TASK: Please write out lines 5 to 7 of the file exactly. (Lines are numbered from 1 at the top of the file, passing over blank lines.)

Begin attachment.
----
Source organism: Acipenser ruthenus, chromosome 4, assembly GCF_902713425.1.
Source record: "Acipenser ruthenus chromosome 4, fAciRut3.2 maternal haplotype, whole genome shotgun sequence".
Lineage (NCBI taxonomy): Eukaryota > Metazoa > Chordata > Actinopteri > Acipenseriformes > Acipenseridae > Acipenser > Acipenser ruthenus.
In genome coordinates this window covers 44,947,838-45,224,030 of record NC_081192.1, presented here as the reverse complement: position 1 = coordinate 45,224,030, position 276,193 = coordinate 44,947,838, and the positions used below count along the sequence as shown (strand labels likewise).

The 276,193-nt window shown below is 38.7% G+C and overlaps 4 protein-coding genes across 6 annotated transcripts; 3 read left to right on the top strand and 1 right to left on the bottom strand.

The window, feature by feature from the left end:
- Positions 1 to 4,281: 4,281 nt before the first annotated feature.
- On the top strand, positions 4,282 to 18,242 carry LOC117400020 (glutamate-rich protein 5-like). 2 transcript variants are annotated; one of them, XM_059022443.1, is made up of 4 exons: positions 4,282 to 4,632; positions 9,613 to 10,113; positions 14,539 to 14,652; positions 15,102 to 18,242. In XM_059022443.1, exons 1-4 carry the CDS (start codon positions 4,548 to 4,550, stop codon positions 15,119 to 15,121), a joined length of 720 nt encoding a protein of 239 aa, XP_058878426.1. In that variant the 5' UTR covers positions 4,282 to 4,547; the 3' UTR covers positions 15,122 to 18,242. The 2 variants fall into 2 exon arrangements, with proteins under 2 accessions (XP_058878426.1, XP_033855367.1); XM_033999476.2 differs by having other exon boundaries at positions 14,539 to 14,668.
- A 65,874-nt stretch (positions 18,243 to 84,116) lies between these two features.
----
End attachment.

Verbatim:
The 276,193-nt window shown below is 38.7% G+C and overlaps 4 protein-coding genes across 6 annotated transcripts; 3 read left to right on the top strand and 1 right to left on the bottom strand.

The window, feature by feature from the left end:
- Positions 1 to 4,281: 4,281 nt before the first annotated feature.